In a blog post on the Room for Debate blog of the New York Times, "Frustrated Early Childhood Teacher" characterizes some teacher coursework offered by education schools as "laughable."


A teacher in the West Contra School District in Richmond, Calif., expresses concern that, because of budget cuts, class sizes will grow in her district. About one-third of students in the district are ELLs.


Mainstream elementary and secondary education teachers are much more likely to get training through traditional teacher-preparation courses focused on students with disabilities than on English-language learners, a Government Accountability Office study released today says.


The D.C. Public Charter School Board has approved the request of the Academia Bilingue de la Comunidad, a bilingual charter school in the District of Columbia, to give up its charter. That means it won't operate this school year. A press release from the charter school board said the school had low enrollment, which translated into financial troubles. Without that school and three others that closed in D.C. over the past school year, the charter board oversees 56 public charters. But the nation's capital still has six bilingual charter schools (two of them are for adults), according to ...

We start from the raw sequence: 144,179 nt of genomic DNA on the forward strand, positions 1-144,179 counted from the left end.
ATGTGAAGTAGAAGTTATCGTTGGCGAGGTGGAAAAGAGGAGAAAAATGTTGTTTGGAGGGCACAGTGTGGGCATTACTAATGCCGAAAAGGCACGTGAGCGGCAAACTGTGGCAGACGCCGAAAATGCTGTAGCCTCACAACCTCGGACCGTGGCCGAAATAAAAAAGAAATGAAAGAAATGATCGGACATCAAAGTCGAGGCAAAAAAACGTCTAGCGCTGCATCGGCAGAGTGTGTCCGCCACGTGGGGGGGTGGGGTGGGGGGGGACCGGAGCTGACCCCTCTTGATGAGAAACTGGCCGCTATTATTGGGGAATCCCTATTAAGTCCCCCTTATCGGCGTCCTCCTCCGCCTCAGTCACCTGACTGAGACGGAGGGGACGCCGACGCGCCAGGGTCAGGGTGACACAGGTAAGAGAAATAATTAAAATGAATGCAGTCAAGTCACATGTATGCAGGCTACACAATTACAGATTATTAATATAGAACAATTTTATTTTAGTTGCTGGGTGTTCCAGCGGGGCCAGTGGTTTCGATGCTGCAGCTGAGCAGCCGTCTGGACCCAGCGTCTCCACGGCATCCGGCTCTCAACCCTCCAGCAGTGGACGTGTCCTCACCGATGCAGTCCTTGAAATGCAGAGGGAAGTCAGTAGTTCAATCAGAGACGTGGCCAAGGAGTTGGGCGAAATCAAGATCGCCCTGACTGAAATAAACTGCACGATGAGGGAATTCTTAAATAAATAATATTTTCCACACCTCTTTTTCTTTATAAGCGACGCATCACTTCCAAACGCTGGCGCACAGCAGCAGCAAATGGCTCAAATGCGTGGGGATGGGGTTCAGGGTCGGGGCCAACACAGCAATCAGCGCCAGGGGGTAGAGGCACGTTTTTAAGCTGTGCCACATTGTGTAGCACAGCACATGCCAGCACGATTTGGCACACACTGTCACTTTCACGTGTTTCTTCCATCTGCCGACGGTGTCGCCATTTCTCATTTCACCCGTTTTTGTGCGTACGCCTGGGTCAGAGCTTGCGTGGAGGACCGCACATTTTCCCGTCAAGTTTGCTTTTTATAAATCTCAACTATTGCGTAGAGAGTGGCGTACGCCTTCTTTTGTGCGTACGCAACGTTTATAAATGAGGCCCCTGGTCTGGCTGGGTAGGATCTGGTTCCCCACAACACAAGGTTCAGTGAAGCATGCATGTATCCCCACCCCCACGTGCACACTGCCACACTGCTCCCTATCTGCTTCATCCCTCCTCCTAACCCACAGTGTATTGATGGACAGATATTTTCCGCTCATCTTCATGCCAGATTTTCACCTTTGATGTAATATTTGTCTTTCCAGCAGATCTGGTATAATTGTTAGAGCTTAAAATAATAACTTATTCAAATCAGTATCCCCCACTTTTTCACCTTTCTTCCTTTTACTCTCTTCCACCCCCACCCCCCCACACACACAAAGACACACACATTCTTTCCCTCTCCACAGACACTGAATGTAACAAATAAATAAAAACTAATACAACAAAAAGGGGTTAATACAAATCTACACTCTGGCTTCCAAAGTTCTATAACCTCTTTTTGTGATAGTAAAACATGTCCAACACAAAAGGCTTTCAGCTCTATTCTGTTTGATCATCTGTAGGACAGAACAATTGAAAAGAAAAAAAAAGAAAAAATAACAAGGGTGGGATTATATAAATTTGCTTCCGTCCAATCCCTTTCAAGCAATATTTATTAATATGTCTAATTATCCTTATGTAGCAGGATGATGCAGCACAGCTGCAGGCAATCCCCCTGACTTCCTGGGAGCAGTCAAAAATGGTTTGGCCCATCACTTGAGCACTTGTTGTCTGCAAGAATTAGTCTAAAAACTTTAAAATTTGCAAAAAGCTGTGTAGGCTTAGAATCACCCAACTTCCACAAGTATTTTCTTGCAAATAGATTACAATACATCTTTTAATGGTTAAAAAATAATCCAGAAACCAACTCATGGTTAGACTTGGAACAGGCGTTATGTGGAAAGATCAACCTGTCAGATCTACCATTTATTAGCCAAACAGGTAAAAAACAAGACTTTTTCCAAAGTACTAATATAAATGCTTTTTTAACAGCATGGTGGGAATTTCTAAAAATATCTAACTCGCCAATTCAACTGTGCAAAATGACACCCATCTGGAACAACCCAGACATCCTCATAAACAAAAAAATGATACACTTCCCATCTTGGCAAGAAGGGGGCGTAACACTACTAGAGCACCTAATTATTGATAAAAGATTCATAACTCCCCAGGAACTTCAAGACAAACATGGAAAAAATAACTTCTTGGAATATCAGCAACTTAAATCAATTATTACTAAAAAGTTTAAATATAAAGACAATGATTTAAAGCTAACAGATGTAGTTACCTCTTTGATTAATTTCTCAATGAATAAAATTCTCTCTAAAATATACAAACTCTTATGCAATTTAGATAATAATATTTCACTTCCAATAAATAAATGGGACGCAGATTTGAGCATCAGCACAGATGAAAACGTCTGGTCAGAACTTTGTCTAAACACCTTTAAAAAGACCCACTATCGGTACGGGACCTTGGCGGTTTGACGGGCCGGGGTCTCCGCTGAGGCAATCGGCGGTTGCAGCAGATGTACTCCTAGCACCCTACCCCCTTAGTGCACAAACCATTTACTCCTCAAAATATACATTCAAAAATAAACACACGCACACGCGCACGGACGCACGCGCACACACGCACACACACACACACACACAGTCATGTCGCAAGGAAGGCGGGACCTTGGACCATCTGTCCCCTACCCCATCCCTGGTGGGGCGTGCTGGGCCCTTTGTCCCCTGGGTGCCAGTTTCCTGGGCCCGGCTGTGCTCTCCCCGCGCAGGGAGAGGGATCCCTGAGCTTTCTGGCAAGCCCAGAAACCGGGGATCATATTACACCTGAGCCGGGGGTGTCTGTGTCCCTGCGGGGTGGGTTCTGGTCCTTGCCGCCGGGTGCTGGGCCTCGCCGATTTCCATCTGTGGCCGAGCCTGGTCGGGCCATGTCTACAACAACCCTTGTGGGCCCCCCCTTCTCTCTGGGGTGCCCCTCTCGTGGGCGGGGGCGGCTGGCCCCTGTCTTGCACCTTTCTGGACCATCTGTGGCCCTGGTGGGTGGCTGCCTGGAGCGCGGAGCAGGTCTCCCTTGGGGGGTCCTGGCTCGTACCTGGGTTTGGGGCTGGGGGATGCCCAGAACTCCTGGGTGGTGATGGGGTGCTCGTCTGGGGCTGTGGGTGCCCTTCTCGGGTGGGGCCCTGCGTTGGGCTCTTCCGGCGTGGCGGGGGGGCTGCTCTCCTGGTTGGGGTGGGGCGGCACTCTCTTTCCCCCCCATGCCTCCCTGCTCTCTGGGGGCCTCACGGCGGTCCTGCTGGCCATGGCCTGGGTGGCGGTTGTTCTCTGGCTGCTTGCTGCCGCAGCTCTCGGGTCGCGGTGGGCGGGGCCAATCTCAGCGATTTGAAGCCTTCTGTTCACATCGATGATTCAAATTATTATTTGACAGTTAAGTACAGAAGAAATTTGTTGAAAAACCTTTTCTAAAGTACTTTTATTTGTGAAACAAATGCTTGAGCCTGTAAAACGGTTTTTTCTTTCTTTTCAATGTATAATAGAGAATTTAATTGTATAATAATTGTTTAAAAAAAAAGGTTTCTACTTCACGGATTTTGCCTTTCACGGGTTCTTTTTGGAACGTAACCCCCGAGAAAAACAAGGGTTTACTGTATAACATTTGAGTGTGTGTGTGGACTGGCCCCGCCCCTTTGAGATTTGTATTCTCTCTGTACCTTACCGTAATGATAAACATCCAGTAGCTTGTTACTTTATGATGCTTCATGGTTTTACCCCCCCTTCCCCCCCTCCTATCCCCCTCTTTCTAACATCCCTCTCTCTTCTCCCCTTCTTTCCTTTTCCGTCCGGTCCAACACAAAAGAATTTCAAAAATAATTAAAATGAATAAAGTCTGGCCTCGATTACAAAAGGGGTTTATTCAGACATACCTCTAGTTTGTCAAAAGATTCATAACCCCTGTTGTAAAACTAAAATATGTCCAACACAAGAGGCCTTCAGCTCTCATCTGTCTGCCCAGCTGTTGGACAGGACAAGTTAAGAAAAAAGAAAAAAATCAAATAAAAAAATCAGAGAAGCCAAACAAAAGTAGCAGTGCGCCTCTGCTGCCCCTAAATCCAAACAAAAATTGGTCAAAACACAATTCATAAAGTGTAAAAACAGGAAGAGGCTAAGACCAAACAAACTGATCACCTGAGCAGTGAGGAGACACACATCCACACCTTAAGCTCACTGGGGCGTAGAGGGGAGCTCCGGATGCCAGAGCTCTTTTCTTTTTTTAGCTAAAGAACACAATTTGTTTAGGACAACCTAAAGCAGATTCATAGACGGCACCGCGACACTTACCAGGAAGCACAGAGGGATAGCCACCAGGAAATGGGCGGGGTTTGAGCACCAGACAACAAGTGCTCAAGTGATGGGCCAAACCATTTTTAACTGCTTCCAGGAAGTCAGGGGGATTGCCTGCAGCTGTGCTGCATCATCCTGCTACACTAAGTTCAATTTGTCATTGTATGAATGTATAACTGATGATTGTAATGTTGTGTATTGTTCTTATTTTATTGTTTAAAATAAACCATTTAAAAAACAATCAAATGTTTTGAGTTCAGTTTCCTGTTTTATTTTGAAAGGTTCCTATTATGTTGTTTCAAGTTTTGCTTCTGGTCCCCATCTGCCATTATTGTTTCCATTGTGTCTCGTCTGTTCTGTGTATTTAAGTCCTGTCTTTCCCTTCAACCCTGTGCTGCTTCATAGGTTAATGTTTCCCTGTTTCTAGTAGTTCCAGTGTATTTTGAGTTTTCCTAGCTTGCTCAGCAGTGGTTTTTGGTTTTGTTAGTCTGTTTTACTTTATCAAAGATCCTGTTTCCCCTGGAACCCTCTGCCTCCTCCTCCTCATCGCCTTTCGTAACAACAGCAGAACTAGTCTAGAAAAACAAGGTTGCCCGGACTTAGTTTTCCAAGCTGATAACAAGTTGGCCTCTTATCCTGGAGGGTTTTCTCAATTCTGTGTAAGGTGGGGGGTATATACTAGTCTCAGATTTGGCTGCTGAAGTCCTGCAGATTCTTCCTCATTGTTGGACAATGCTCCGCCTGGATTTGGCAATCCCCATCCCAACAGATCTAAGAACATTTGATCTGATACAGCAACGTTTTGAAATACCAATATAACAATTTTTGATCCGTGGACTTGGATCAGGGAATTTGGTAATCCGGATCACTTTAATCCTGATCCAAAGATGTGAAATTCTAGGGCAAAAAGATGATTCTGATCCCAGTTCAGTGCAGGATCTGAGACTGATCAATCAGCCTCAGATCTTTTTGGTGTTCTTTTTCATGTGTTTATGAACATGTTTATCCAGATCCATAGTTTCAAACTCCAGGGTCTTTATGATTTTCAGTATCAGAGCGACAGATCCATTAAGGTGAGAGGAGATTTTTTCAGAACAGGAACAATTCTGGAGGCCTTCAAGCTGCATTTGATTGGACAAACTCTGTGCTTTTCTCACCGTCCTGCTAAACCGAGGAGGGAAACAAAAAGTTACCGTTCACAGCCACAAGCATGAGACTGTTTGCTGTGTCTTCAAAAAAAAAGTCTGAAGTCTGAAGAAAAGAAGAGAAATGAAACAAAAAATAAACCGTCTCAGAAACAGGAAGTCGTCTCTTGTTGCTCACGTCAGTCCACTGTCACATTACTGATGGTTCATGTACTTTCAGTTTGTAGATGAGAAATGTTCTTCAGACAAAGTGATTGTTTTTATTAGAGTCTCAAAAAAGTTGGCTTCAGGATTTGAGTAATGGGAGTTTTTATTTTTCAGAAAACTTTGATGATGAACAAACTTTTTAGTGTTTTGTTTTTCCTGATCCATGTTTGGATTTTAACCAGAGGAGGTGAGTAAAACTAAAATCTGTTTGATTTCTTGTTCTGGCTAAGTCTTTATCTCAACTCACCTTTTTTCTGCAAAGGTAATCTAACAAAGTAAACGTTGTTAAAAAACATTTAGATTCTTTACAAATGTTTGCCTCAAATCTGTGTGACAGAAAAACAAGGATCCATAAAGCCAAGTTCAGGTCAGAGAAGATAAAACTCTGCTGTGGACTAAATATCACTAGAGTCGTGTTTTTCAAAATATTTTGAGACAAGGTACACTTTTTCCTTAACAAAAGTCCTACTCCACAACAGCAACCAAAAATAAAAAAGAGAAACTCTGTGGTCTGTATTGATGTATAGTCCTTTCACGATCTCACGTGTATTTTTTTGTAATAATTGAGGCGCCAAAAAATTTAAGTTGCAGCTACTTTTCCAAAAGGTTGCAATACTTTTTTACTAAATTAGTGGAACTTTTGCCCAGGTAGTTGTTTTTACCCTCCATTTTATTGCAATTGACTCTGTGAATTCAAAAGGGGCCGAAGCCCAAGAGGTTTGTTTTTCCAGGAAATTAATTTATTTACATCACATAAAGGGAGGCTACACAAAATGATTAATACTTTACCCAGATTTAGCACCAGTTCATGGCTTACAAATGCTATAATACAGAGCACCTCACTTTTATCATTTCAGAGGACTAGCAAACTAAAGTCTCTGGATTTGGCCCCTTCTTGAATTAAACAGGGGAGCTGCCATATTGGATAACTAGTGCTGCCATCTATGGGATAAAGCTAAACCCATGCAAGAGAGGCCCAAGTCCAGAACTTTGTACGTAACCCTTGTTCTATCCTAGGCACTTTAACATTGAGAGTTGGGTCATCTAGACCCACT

California has released its test scores for 2009. Both in math and English, more ELLs scored at or above "proficient" than in the previous year.


Juan Sepulveda, the director of the White House Initiative on Hispanic Americans, is in California this week, speaking and listening about how to improve education for Latinos.


The San Diego Teachers Union is concerned that a proposal for bilingual education recently approved by the district's board of education will mean more work for teachers, according to Voice of San Diego.org.


U.S. Rep. Michael M. Honda, a Democrat from California, has introduced a bill in the U.S. Congress that would increase federal funding for English-language instruction. The bill has also been introduced in the Senate by Sen. Kirsten Gillibrand, a Democrat from New York.